Also in Prigov’s drawings Parsifal is presented sometimes as a male and sometimes as a female figure. However, in these drawings one can see stains of blood and black dirt that remain nonpurified. And tears of blood continue to flow from the divine eye. The plumber is incapable of plugging all the leaks and capitulates in front of the darkness and Chaos, accepting the impossibility of achieving ultimate purity. The cleaning lady kneels in front of the images of eternal dirtiness that she cannot eliminate. Here again Prigov is close to the avant-garde, to its search for purity—yet at the same time he breaks with the avant-garde and its hopes to achieve a new purity and to start a new beginning. For Prigov the concept of purity is already compromised by the Stalinist purges. Blood streams on further—no holy Grail can contain it. Prigov repeats the last scene of Parsifal but at the same time deconstructs it.

This scene of the cleaning lady’s ultimate capitulation is almost obsessively repeated by Prigov in his late drawings—in different variations, suggesting different possible interpretations of this scene. These drawings can be interpreted as embodying projects for forthcoming installations—and in a certain sense they are themselves such projects. They are projects in the same sense in which El Lissitsky’s Prouns may also be interpreted as projects for installations or architectural constructions. However, Prouns were “projects for the establishing of the new.” They announced not so much a future construction as a coming cosmic event: ultimate purity will come into the world and establish itself in it—become its law. In a similar way, Prigov shows how ultimate purity will fail to establish itself.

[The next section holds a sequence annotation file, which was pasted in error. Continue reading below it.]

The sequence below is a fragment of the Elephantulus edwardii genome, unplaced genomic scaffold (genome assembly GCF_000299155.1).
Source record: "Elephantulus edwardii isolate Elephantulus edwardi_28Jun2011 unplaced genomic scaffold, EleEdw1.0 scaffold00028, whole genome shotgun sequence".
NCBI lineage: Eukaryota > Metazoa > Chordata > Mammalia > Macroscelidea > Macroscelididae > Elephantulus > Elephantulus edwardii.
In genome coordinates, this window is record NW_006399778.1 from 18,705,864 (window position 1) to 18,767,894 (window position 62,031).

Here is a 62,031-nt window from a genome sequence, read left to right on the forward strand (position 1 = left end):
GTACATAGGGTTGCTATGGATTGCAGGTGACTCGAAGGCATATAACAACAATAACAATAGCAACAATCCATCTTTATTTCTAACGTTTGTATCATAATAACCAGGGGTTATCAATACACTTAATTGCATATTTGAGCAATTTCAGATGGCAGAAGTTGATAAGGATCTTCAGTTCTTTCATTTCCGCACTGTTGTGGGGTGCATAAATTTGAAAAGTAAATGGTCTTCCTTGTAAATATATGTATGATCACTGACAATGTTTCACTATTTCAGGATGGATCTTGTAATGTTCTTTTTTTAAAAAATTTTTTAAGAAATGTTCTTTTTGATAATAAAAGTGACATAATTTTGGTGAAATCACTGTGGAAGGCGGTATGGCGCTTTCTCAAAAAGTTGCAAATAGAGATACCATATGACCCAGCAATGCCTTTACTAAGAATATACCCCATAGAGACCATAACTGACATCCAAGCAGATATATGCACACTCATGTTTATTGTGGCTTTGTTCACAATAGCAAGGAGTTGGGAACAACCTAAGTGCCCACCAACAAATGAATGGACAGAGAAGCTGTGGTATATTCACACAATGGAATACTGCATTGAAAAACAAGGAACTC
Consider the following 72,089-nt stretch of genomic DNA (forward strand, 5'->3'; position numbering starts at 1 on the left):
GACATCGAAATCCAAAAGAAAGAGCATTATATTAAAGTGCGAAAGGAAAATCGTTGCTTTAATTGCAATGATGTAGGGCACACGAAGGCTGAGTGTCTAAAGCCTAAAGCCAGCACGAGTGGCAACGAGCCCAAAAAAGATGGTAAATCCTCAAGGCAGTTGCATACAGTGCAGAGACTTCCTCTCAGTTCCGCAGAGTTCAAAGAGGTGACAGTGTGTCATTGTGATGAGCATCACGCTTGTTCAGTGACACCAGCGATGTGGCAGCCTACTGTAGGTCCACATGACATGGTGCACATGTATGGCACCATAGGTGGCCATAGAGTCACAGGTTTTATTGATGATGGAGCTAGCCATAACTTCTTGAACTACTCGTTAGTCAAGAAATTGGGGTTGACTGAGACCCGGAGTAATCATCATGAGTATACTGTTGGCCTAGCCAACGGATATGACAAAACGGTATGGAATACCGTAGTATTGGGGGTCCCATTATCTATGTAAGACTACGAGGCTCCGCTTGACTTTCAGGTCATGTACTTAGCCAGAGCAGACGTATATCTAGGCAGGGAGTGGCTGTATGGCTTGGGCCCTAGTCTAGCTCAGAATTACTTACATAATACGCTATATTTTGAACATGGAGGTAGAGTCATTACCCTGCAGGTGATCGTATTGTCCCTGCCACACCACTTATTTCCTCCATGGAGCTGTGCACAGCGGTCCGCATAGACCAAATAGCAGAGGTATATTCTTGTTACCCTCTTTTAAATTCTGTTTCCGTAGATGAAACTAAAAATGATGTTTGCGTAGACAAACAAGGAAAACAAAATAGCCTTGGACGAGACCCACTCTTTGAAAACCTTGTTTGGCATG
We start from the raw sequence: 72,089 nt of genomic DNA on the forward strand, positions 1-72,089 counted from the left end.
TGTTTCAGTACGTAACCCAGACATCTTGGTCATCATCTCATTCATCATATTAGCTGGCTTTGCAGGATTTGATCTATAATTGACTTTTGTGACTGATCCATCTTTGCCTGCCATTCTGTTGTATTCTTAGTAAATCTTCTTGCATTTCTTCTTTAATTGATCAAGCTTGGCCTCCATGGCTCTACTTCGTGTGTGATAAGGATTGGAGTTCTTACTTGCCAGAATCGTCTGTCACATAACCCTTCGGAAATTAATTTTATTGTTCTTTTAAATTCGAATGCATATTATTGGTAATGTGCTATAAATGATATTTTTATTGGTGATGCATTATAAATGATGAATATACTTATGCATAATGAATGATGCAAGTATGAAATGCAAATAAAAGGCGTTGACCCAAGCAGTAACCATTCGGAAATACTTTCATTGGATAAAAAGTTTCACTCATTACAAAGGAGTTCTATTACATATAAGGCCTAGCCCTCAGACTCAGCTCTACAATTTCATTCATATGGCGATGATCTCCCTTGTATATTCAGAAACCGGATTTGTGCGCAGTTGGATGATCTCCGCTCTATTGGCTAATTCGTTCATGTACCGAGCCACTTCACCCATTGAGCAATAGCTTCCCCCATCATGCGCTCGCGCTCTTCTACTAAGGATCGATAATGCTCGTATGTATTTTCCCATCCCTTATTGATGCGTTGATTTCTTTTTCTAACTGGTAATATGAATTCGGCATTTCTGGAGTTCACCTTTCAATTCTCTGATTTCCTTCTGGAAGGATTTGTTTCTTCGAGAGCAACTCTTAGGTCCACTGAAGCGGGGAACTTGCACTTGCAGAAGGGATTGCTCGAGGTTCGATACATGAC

However, if the final, quasi-apocalyptic scene demonstrates the capitulation of the plumber/cleaning lady, it does not mean that the artist himself likewise capitulates, together with his female alter ego. To use Wagner’s vocabulary once more, Prigov always tried to create a Gesamtkunstwerk. Thus, the inclusion of impurity, black stains, and spider’s webs in his drawings has also to do with a certain ambition regarding totality: to actually become a Gesamtkunstwerk, or rather, to show oneself as a Gesamtkunstwerk. Every purification is a kind of exclusion—and Prigov tried to be as inclusive as possible. His orientation towards the Gesamtkunstwerk is especially obvious in his unwillingness to concentrate his efforts on only one or two artistic media. Prigov used almost all the artistic media that were accessible to him. He did not want to be only a poet, performer, or artist. He also wrote prose texts; he wrote theoretical-critical commentaries to his own work; after Perestroika he appeared on TV and, generally, in public spaces. He tried all possible media—artistic and public. For him the goal of art was not to achieve virtuosity in this or that particular media, not to create a masterpiece, not to produce an especially valuable object. Rather, Prigov saw art as a specific mode of life, as an activity that manifests itself in all possible artistic forms and media without being confined to any of them.